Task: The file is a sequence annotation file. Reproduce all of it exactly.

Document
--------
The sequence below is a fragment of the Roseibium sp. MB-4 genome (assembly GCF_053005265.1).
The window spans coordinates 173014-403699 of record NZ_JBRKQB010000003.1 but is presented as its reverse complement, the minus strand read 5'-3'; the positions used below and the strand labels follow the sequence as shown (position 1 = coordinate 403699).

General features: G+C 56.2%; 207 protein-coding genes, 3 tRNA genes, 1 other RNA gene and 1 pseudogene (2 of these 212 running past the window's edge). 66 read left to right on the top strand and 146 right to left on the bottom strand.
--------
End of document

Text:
The sequence below is a fragment of the Roseibium sp. MB-4 genome (assembly GCF_053005265.1).
The window spans coordinates 173014-403699 of record NZ_JBRKQB010000003.1 but is presented as its reverse complement, the minus strand read 5'-3'; the positions used below and the strand labels follow the sequence as shown (position 1 = coordinate 403699).

General features: G+C 56.2%; 207 protein-coding genes, 3 tRNA genes, 1 other RNA gene and 1 pseudogene (2 of these 212 running past the window's edge). 66 read left to right on the top strand and 146 right to left on the bottom strand.